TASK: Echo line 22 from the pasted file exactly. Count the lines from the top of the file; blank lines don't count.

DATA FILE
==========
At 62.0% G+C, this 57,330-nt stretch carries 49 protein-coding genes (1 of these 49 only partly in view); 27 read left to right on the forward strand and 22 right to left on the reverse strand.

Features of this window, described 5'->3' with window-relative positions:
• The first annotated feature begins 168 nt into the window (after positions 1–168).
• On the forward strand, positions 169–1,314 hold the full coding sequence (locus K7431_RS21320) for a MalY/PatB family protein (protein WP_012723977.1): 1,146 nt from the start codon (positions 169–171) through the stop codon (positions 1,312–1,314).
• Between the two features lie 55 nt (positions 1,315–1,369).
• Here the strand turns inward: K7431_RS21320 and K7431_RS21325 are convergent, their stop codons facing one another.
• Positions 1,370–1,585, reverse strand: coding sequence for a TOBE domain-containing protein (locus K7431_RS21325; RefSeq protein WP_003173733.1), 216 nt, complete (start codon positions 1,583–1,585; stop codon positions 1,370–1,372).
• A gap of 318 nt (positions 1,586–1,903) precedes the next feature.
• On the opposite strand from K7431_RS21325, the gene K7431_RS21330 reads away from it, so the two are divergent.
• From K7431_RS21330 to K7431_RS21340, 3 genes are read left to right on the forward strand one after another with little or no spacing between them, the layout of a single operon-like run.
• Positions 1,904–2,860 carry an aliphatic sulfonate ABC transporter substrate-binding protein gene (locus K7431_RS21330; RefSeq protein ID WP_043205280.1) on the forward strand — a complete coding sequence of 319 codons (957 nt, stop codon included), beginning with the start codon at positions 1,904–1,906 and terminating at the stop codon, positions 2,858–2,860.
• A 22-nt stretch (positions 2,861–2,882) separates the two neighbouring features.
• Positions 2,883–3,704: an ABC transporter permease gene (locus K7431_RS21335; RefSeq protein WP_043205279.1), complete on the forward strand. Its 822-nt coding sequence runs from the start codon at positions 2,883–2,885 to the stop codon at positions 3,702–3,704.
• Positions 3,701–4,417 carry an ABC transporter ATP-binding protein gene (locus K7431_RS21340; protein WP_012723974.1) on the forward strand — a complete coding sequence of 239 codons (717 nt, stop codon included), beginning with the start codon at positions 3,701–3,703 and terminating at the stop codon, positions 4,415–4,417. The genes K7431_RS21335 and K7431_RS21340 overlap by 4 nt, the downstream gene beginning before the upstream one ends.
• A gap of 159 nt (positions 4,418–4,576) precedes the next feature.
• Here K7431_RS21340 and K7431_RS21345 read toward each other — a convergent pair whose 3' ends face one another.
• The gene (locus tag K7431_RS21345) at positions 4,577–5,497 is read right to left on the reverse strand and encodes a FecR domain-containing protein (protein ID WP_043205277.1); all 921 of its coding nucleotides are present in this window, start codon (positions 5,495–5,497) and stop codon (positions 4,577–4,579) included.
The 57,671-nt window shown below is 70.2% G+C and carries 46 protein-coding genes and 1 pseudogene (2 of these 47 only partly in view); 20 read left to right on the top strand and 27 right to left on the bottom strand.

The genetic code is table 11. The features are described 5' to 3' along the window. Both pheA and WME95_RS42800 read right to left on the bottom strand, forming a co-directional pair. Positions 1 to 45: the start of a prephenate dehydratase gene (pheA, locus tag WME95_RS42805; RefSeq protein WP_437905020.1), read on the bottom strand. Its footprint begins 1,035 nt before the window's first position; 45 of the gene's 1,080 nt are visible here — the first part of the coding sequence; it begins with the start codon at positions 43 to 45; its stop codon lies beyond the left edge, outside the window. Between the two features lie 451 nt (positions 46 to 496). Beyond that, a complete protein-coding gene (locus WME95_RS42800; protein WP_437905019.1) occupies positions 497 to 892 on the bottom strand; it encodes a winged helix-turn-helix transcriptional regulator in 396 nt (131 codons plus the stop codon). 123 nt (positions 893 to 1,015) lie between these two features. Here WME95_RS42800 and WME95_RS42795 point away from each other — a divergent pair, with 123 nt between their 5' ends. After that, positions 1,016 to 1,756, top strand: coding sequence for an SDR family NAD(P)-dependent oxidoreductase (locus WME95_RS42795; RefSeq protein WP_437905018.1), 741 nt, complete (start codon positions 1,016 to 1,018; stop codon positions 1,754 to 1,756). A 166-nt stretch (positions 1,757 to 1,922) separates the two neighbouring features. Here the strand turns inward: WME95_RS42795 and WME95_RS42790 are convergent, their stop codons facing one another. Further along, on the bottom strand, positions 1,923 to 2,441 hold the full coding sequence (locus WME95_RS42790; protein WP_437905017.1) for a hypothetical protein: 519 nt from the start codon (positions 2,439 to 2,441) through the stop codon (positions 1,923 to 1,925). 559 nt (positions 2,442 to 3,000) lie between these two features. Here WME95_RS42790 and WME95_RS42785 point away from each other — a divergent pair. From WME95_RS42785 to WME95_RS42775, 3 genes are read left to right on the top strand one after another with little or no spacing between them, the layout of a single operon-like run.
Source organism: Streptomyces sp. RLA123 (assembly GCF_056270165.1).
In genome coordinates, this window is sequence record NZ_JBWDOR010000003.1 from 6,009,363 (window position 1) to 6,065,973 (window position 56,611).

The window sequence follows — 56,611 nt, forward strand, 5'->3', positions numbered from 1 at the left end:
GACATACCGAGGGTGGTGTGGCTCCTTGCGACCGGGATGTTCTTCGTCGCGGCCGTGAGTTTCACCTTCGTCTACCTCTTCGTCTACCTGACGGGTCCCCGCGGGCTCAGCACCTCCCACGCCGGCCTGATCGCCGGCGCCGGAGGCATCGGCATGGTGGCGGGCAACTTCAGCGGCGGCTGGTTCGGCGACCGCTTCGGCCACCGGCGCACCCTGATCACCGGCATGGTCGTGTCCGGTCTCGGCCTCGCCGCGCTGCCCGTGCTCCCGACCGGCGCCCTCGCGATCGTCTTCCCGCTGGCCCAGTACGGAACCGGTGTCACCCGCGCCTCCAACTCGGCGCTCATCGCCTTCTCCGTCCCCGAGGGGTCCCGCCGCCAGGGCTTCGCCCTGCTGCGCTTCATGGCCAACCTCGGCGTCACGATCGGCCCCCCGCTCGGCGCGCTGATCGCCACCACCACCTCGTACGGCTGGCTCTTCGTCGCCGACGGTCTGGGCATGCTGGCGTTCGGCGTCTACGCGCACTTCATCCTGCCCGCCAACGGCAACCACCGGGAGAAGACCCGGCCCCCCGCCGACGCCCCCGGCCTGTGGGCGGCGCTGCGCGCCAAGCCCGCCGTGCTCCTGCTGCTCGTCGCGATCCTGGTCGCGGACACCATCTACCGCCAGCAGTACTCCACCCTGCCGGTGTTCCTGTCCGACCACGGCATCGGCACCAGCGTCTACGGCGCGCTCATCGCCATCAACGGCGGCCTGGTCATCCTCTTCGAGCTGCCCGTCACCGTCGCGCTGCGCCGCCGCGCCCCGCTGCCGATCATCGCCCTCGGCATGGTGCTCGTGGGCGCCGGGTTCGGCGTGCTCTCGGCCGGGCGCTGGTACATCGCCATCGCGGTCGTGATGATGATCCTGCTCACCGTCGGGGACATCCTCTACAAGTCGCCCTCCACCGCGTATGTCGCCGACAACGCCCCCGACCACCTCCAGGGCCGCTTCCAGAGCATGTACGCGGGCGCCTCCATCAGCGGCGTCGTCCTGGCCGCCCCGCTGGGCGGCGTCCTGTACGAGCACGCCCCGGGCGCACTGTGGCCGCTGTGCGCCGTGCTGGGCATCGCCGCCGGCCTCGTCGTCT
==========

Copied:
The window sequence follows — 56,611 nt, forward strand, 5'->3', positions numbered from 1 at the left end: